If you were to visit a distillery, what would you like to come home with?
I’m not talking about photos and memories. Rather, I’m referring to the distillery exclusive bottlings occasionally available in the gift shop. Beyond the gleam of shiny copper stills and the smells of fermentation, special bottles – not widely available – are an extra lure to potential visitors.
Scotland seems to do this well, judging by the reviews on this site. Jason most recently tucked into a Tomatin; Lagavulin and Balblair have also garnered consideration here. The English have gotten in on the game as well, with a trio from Bimber commanding above-average marks from Adam back in March.
My own distillery visits have been a bit more disappointing. The Yamazaki distillery had only a small (300 ml) souvenir bottle of “Single Malt Whisky” lacking an age statement and bottled at a flaccid 40%. At least the price (¥1,440) was more or less appropriate. Closer to home, the FEW distillery had a couple single cask bottlings on the shelf, though these are commonplace at retailers in the Chicagoland area and don’t require a special trip. Journeyman offered a weird flavored whiskey concoction as an exclusive, though the relative strength (or lack thereof) of their other offerings dissuaded me from snagging a bottle.
A number of the large Kentucky bourbon distilleries offer something different for those that bother to go visit them. These can vary from whiskeys of undisclosed age and parameters in souvenir packaging (Jim Beam’s “Old Tub” and “American Stillhouse Limited Edition”) all the way up to barrel proof bottles purportedly hand selected by the master distiller (Four Roses). The range of prices typically reflects the differing quality and prestige, with dollar amounts in the teens up to the triple digits.
Toward the upper end of this hierarchy sits the subject of today’s review, Evan Williams 23 Years Old. Frequent readers of this site will know that I’ve repeatedly lavished praise on some of the expressions from this label. The entry-level Black Label’s low price makes it a go-to house bourbon, though even the brand’s premium bottlings are available for far less than competing options. So, what would a very old and very expensive version of Evan Williams taste like?
An interesting wrinkle is that this bourbon was distilled in Heaven Hill’s old Bardstown distillery, before it burned down and was replaced by the current Bernheim distillery. I have had plenty of whiskey from the latter and have my own sense of the house style; it will be interesting to see if this corresponds at all to that flavor profile.
There’s not really much to compare this to, in terms of similarly aged bourbons. As we discussed prior, bourbons (particularly those with rye – as opposed to wheat – in the mash bill) don’t typically improve beyond their early teenage years. Thus, we’ve only got Pappy Van Winkle 23 Years Old, as well as Heaven Hill’s Elijah Craig 23 Years Old (and also the Orphan Barrel Rhetoric 23 Years Old, another Heaven Hill product), as peers for a benchmark when considering this whiskey.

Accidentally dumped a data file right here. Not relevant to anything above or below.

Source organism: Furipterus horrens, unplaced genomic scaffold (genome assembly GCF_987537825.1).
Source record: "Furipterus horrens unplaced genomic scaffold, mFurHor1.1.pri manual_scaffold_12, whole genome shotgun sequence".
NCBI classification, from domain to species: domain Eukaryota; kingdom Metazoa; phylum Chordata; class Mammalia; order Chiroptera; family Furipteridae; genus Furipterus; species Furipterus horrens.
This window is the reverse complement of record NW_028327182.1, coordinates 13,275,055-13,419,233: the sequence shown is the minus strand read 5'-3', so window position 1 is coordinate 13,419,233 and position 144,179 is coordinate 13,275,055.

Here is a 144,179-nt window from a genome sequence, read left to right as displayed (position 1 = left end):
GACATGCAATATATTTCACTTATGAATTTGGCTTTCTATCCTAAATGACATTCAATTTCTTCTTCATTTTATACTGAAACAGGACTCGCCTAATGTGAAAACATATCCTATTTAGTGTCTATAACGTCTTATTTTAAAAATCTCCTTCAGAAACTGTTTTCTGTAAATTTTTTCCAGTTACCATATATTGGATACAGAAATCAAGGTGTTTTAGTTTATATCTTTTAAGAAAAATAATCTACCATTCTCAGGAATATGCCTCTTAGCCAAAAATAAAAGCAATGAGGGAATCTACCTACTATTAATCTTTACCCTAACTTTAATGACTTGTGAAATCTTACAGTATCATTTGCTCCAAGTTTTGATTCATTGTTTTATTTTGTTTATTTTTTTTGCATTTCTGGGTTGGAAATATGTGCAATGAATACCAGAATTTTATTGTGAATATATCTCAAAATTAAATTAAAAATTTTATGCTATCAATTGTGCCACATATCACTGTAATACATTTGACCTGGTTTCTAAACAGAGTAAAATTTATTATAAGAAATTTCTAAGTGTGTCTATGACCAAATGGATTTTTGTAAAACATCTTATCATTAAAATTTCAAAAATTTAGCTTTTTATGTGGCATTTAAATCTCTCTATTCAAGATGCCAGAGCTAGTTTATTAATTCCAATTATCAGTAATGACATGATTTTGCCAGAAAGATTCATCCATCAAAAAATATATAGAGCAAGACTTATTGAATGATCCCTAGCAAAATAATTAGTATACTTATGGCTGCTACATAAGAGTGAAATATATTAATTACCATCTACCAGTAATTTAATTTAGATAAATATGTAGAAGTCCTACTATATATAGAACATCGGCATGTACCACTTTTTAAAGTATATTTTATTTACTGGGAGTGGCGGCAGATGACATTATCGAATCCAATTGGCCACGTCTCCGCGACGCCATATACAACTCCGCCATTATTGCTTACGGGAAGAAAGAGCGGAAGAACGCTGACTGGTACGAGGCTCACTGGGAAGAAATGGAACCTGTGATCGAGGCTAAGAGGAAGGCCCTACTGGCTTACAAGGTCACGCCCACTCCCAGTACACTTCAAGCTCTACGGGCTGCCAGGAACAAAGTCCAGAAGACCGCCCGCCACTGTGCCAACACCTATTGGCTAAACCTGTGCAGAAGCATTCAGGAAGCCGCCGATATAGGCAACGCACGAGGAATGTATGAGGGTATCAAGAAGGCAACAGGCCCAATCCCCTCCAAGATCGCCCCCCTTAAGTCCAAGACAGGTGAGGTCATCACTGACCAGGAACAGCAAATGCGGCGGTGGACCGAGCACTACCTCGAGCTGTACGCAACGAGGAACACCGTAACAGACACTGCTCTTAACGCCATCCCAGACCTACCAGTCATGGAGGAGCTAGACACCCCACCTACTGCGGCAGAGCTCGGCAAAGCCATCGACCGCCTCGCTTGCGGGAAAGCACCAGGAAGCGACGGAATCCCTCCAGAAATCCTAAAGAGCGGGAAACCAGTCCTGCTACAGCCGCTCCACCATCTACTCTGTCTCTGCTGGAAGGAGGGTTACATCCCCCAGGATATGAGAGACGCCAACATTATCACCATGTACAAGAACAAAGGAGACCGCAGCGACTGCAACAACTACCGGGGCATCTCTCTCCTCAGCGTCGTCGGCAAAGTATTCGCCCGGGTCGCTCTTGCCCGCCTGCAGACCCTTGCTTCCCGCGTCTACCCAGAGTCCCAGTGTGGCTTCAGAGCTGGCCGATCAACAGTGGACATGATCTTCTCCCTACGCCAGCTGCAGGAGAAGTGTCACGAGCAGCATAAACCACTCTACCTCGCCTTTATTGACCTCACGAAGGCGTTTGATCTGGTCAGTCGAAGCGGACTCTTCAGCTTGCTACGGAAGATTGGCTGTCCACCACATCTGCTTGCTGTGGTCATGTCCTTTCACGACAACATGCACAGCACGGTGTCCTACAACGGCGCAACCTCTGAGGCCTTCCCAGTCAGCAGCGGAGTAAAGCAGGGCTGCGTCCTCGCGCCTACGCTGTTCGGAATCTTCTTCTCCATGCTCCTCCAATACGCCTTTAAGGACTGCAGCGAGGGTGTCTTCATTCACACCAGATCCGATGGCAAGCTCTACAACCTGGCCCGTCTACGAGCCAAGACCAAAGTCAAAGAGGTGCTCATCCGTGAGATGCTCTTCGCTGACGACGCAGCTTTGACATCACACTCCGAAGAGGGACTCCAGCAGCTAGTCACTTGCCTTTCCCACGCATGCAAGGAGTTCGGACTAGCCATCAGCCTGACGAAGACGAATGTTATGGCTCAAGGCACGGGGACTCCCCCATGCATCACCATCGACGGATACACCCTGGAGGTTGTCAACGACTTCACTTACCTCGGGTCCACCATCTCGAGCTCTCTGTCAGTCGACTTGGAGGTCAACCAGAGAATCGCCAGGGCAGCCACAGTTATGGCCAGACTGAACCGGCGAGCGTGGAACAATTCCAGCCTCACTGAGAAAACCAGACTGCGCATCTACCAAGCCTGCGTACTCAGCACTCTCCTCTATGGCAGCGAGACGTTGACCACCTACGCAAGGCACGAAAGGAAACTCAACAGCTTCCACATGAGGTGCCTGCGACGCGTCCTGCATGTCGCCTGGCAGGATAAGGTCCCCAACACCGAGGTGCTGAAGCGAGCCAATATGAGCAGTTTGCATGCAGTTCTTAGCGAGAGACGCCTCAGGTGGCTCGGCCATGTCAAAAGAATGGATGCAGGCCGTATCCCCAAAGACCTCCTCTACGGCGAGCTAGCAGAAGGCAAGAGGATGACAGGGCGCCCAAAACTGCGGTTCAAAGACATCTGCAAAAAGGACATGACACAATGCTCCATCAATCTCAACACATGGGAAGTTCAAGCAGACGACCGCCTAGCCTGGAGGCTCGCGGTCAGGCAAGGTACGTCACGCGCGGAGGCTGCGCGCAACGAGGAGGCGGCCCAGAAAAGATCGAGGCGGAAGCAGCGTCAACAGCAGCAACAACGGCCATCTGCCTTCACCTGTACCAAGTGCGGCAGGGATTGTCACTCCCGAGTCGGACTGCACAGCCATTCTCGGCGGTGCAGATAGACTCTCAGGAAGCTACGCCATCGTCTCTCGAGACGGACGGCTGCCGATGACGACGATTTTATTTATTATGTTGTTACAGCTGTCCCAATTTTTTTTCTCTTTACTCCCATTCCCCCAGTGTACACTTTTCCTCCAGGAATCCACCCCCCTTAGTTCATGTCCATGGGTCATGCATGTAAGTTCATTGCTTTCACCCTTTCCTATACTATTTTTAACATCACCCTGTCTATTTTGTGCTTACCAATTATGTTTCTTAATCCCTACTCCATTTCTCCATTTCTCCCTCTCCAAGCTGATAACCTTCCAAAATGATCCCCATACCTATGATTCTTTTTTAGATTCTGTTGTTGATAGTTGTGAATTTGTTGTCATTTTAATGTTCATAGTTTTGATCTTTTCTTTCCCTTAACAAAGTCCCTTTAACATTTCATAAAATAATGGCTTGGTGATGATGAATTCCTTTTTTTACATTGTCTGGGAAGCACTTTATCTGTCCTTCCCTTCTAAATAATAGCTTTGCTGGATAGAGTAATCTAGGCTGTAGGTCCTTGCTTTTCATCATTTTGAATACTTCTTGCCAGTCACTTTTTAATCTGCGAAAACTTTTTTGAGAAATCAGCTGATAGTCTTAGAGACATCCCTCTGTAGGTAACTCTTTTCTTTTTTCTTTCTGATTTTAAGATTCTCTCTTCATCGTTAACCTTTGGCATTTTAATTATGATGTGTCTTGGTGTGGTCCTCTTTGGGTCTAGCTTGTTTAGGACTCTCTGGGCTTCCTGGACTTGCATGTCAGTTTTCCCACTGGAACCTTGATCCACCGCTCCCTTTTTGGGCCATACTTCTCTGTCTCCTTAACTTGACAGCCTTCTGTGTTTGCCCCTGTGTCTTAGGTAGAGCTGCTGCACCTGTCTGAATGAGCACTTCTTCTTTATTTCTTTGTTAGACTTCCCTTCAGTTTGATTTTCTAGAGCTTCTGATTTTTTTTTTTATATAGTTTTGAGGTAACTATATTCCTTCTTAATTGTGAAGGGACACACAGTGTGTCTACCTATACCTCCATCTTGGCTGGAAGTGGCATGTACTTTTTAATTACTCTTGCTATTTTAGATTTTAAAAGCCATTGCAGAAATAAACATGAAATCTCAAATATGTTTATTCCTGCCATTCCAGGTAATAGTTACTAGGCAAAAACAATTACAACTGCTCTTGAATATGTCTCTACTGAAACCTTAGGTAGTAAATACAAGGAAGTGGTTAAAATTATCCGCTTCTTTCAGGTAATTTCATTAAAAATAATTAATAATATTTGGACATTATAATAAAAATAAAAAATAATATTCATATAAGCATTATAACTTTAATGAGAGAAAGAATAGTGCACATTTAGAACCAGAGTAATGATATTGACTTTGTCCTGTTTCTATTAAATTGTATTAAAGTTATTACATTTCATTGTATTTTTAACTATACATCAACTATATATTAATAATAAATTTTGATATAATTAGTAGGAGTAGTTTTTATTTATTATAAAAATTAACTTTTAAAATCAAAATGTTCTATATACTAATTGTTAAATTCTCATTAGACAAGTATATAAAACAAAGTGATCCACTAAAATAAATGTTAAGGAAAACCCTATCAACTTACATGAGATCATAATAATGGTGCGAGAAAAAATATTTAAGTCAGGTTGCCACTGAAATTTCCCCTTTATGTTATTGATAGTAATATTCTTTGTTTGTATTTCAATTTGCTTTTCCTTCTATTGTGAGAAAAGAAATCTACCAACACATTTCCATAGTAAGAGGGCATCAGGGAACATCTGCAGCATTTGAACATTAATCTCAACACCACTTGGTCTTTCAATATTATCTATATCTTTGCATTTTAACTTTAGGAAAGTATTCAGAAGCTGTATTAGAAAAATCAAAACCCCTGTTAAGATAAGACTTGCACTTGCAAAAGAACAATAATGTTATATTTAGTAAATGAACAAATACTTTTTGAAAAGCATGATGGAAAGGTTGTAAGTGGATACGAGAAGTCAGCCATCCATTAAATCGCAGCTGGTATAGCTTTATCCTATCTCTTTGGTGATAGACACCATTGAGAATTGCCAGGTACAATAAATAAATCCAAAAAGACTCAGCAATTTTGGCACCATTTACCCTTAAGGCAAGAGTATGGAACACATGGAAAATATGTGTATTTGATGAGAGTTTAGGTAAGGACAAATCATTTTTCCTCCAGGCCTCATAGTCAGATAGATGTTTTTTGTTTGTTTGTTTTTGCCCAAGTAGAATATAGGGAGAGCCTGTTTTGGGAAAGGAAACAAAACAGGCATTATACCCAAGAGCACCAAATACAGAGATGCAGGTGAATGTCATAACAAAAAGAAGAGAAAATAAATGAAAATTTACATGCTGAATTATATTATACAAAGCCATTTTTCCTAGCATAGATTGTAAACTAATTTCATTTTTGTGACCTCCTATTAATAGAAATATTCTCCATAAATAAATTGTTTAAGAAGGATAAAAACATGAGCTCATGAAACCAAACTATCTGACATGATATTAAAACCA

Needless to say, I’m thrilled to be tasting this. A few particulars before I dive in: this is bottled at 107 proof (53.5% ABV). 750 ml will set you back $350, though this was another generous sample from Brett, who remains an inordinately kind supporter of ours.
Evan Williams 23 Years Old – Review
Color: Tarnished copper
On the nose: Incredibly expressive upfront, with a sticky, chewy, fruity note of strawberry taffy. There’s an herbal, medicinal aroma of menthol and the rich, mellow sweetness of vanilla buttercream frosting. After some time, I’m getting some more richly sweet notes of butterscotch and toffee. Meyer lemon rind and the faintest whiff of old leather couch round out what is, in total, an exceptional nose.
In the mouth: Woodsy notes of twigs and some peppery spice mark the arrival of this whiskey in the front of the mouth. There’s a citric nip of clementine before the texture turns airy and evanescent for a moment, rendering the whiskey almost silent before the flavors start flowing back instantaneously. This hits its highest note at midpalate, where tart flavors of underripe stone fruit meet the unmistakable metallic note that I find to be a Heaven Hill hallmark. The nose’s sweet taffy note appears again in the form of a brief burst of flavor before this finishes long and lean, with more stern notes of copper pennies and the lingering nip of cracked black peppercorn. The alcohol is noticeable from front to back, though two tiny drops of water cause this to be replaced with a creamy texture and more classic oaky vanilla notes.
This is delicious, sure, but it would have to be for the price. When reviewing whiskeys this rare and expensive, I usually struggle with scoring. On the one hand, I’m always happy to have tried them for educational purposes if nothing else. On the other hand, I don’t buy bottles carrying a multiple-hundred-dollar price tag with any kind of regularity. So, if I were in the Heaven Hill gift shop, would I be prepared to drop nearly four bills on this?
The answer is yes, for a few reasons: firstly, this is a legitimate rarity, being as it’s from a destroyed distillery. We’ve got the details on age, which puts it toward the outer end of available expressions, and $350 is still a sight cheaper than the $2,500+ that Pappy Van Winkle 23 Year Old fetches on the secondary market. Finally, it’s got a unique and delicious flavor that justifies the extended maturation, as well as the price. I can see this being the type of bottle I keep at the back corner of the top shelf, awaiting the arrival of guests who know and appreciate fine whiskey.
Until I can make the trip down to Bernheim, I’ll have to be contented with this small but wonderful sample. Thanks again to the magnanimous benefactor who shared it with me; I’ll be sure to pay it back and forward.
Photograph kindly provided by Whiskybase.